How to Dress For Interviews

How to Look Professional

How to Dress For Interviews: In today's world, where casual dress is the rule and where too many people's sense of casual has crossed the line into slovenly, many people, especially young people, show up for white-collar job interviews dressed in a highly unprofessional fashion.

The Experts: Here fashion expert Roger McKenzie and executive interview coach Trisha Scudder offer their views. Both are based in NYC and are consultants to SYMS, a leading discount retailer of brand-name clothing, especially business attire, in and around NYC.

QUESTION: What rules of thumb do you offer regarding dressing for interviews for white-collar positions? In particular, what do you tell women, who do not have a business "uniform" as well-defined as a man's conservative dark suit, white shirt and tie? Indeed, many women show up at interviews dressed in too flashy or revealing a manner.

ROGER'S ANSWER: Since women have many more options in their fashion attire they have to be even more careful about what they wear to make sure it is appropriate.

  • If a woman chooses to wear a skirt, the length should be at her knee, and slacks are welcome also.
  • In general, a woman should stick to dark colors for the shell and earth tones for the under layer of the suit.
  • It is acceptable to wear short sleeves but it should be paired with a jacket or cardigan. A twin set is a good way to put this look together.
  • Women also need to be aware of the way their top fits; of course cleavage is a big no no.
  • When it comes to accessories, it should be kept at a minimum: nothing too flashy, heel height should not exceed 3 inches, and makeup should be very clean and natural.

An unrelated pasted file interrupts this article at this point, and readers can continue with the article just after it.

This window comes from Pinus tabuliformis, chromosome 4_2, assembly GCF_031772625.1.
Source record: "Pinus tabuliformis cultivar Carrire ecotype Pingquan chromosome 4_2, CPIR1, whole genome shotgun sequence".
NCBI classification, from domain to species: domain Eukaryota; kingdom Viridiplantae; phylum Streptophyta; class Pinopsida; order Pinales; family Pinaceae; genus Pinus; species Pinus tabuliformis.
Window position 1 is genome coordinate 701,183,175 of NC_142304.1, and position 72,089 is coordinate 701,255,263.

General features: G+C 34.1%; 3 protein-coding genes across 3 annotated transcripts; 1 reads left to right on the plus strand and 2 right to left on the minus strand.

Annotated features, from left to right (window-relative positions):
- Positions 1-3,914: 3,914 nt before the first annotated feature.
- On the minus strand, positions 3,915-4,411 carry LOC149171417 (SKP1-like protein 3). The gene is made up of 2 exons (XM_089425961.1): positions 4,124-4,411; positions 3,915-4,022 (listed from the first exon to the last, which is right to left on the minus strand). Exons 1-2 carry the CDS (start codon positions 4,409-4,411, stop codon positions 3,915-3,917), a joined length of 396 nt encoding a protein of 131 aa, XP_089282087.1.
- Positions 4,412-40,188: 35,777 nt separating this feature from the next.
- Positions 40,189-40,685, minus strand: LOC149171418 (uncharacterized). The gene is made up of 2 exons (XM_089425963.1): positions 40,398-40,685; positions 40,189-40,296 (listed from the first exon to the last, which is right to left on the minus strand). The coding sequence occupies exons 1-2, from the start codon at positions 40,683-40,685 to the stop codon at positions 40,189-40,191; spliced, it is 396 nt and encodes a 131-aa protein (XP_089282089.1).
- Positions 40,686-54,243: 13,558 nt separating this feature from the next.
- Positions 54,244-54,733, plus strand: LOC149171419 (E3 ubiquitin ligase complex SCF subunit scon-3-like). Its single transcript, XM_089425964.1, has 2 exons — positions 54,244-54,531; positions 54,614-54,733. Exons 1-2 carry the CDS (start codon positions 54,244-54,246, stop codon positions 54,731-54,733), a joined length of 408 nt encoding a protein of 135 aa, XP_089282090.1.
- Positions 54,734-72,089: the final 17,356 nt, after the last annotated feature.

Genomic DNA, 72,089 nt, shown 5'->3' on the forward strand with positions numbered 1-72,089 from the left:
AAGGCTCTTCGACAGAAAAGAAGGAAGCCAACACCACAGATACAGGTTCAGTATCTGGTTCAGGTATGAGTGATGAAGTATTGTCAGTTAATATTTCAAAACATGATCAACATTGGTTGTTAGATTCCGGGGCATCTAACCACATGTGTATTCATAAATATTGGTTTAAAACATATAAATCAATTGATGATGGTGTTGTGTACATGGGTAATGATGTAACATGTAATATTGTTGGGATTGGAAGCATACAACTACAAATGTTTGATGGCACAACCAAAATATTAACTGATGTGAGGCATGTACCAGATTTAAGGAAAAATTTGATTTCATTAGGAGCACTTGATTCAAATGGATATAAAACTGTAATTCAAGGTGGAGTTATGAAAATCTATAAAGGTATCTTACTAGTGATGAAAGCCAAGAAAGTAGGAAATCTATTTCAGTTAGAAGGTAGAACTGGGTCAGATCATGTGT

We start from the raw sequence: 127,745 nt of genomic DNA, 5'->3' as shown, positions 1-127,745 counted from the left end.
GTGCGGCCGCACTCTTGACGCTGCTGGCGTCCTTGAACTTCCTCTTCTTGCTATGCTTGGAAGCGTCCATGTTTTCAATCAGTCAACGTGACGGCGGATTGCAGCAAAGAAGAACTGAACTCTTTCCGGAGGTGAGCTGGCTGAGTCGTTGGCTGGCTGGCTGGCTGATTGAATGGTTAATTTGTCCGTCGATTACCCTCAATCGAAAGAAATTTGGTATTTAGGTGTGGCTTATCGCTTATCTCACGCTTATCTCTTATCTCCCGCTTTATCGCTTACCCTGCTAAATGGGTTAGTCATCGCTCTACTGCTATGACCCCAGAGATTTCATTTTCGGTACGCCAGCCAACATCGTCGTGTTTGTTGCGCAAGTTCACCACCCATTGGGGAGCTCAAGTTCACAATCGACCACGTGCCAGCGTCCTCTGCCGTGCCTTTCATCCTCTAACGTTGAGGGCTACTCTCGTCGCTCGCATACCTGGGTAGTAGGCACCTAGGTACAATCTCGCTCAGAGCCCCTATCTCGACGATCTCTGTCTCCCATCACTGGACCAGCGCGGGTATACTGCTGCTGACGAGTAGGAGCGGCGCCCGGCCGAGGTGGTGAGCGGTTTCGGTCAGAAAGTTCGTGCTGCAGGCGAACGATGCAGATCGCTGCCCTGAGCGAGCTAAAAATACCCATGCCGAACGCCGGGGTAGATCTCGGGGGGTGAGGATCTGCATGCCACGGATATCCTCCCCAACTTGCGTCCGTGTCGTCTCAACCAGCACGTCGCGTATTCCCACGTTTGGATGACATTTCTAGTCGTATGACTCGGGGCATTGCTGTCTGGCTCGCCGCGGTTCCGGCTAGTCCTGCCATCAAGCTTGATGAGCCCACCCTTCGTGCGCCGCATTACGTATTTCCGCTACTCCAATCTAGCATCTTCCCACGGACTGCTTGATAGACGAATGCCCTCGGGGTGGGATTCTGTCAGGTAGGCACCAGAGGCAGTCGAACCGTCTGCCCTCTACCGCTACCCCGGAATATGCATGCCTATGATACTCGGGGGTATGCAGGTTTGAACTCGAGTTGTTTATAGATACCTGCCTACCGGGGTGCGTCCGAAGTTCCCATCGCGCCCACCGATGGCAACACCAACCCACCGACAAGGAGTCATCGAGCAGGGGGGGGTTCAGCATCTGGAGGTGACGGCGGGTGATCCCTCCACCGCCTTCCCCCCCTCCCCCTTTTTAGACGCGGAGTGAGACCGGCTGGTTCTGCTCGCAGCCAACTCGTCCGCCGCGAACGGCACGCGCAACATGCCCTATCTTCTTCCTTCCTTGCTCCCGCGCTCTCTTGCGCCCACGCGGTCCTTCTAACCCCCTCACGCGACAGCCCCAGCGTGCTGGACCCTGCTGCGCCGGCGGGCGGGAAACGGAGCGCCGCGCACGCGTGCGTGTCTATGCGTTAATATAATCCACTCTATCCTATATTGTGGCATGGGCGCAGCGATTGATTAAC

TRISHA'S ANSWER: A woman should always wear a suit. It demonstrates respect for the interviewer, the company and the position. For any job in financial services, wear a suit.

Other tips that one should remember are:

  • If you're a guy applying for a creative position in a creative industry then you might drop the tie, but still wear a suit jacket.
  • For women, a suit also. And watch what you wear under it. Often women (of all ages) wear a business suit with a V-neck or low-cut blouse revealing cleavage during an interview. I can't say that backfires every time but most times that will send the wrong message whether you are interviewed by women or men.
  • This is no time to make a fashion statement. Be conservatively dressed so that the attention is on your resume, your qualifications and your response to questions. Anything distracting about your clothes, shoes, jewelry or hair will only cause the interviewer to "vote" on it, and you lose.
  • At conservative companies bare legs would be inappropriate at an interview. Wear pantyhose if you are wearing a suit with a skirt.
  • Dental work. If you chipped a tooth or had one extracted, reschedule the interview for a time when your teeth are all accounted for! Seriously, I've had to tell two clients to get their teeth fixed before they proceed with interviews.
  • Clean shoes and clothes, freshly pressed.
  • Women, clean out and organize your handbag prior to the interview. If you have to find a pen or get a Kleenex you don't want to rummage through a rat's nest.
  • Create an attractive, professional way to carry and display your resume, references, work samples, etc.
  • Practice your handshake. Ask a friend for feedback. Is it too soft? Too aggressive? Too limp? Are your eyes down? Are you solemn or smiling? Be sure your handshake is firm and enthusiastic and brief. You do not want a memorable handshake!
  • Go to the restroom prior to the interview and look in the mirror. Swig some mouthwash or brush your teeth again. Wash your hands from the subway. Practice your smile. Stand tall. Stride in, chin up, and have a great interview!

QUESTION: What basic tips do you offer for putting together a wardrobe in a cost-effective manner after understanding what are the norms of attire in the workplace that one is joining?

ROGER'S ANSWER: You should have plethora of top options to pair up with a bottom which you can repeat a number of times.

Remember when at an interview you are sitting across a desk so more than likely you won't see your lower half.

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